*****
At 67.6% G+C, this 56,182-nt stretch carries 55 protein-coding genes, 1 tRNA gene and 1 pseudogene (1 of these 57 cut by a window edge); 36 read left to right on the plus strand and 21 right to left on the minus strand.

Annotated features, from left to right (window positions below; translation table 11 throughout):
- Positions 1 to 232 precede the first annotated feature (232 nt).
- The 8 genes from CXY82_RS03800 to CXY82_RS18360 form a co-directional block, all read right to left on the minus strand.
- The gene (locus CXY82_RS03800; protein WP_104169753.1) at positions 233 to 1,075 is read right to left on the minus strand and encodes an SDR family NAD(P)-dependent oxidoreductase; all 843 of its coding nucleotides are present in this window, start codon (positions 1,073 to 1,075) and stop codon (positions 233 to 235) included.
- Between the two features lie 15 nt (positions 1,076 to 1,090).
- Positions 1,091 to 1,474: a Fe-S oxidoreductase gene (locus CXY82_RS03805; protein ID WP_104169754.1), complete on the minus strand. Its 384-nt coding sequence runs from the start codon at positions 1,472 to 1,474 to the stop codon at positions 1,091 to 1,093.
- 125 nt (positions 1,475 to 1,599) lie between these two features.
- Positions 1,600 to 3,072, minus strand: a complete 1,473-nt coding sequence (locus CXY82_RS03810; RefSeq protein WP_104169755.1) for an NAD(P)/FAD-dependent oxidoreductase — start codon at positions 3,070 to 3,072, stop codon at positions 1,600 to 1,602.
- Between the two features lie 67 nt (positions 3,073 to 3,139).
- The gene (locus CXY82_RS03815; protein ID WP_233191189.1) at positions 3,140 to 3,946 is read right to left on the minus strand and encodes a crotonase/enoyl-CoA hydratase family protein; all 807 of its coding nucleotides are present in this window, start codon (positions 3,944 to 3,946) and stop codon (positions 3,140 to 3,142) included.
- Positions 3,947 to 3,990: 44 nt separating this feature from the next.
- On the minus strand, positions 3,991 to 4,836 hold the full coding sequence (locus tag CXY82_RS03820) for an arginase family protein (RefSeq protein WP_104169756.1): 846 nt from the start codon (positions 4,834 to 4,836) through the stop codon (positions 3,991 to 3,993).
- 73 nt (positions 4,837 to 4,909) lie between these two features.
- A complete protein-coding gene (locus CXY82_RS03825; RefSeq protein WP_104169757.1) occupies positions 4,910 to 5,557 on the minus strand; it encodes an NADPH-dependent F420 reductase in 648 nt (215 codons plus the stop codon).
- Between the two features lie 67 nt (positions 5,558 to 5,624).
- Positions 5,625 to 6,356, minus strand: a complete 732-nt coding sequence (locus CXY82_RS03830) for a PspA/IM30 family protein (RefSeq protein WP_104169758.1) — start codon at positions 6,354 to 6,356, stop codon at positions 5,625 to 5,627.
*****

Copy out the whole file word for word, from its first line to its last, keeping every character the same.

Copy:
At 67.6% G+C, this 56,182-nt stretch carries 55 protein-coding genes, 1 tRNA gene and 1 pseudogene (1 of these 57 cut by a window edge); 36 read left to right on the plus strand and 21 right to left on the minus strand.

Annotated features, from left to right (window positions below; translation table 11 throughout):
- Positions 1 to 232 precede the first annotated feature (232 nt).
- The 8 genes from CXY82_RS03800 to CXY82_RS18360 form a co-directional block, all read right to left on the minus strand.
- The gene (locus CXY82_RS03800; protein WP_104169753.1) at positions 233 to 1,075 is read right to left on the minus strand and encodes an SDR family NAD(P)-dependent oxidoreductase; all 843 of its coding nucleotides are present in this window, start codon (positions 1,073 to 1,075) and stop codon (positions 233 to 235) included.
- Between the two features lie 15 nt (positions 1,076 to 1,090).
- Positions 1,091 to 1,474: a Fe-S oxidoreductase gene (locus CXY82_RS03805; protein ID WP_104169754.1), complete on the minus strand. Its 384-nt coding sequence runs from the start codon at positions 1,472 to 1,474 to the stop codon at positions 1,091 to 1,093.
- 125 nt (positions 1,475 to 1,599) lie between these two features.
- Positions 1,600 to 3,072, minus strand: a complete 1,473-nt coding sequence (locus CXY82_RS03810; RefSeq protein WP_104169755.1) for an NAD(P)/FAD-dependent oxidoreductase — start codon at positions 3,070 to 3,072, stop codon at positions 1,600 to 1,602.
- Between the two features lie 67 nt (positions 3,073 to 3,139).
- The gene (locus CXY82_RS03815; protein ID WP_233191189.1) at positions 3,140 to 3,946 is read right to left on the minus strand and encodes a crotonase/enoyl-CoA hydratase family protein; all 807 of its coding nucleotides are present in this window, start codon (positions 3,944 to 3,946) and stop codon (positions 3,140 to 3,142) included.
- Positions 3,947 to 3,990: 44 nt separating this feature from the next.
- On the minus strand, positions 3,991 to 4,836 hold the full coding sequence (locus tag CXY82_RS03820) for an arginase family protein (RefSeq protein WP_104169756.1): 846 nt from the start codon (positions 4,834 to 4,836) through the stop codon (positions 3,991 to 3,993).
- 73 nt (positions 4,837 to 4,909) lie between these two features.
- A complete protein-coding gene (locus CXY82_RS03825; RefSeq protein WP_104169757.1) occupies positions 4,910 to 5,557 on the minus strand; it encodes an NADPH-dependent F420 reductase in 648 nt (215 codons plus the stop codon).
- Between the two features lie 67 nt (positions 5,558 to 5,624).
- Positions 5,625 to 6,356, minus strand: a complete 732-nt coding sequence (locus CXY82_RS03830) for a PspA/IM30 family protein (RefSeq protein WP_104169758.1) — start codon at positions 6,354 to 6,356, stop codon at positions 5,625 to 5,627.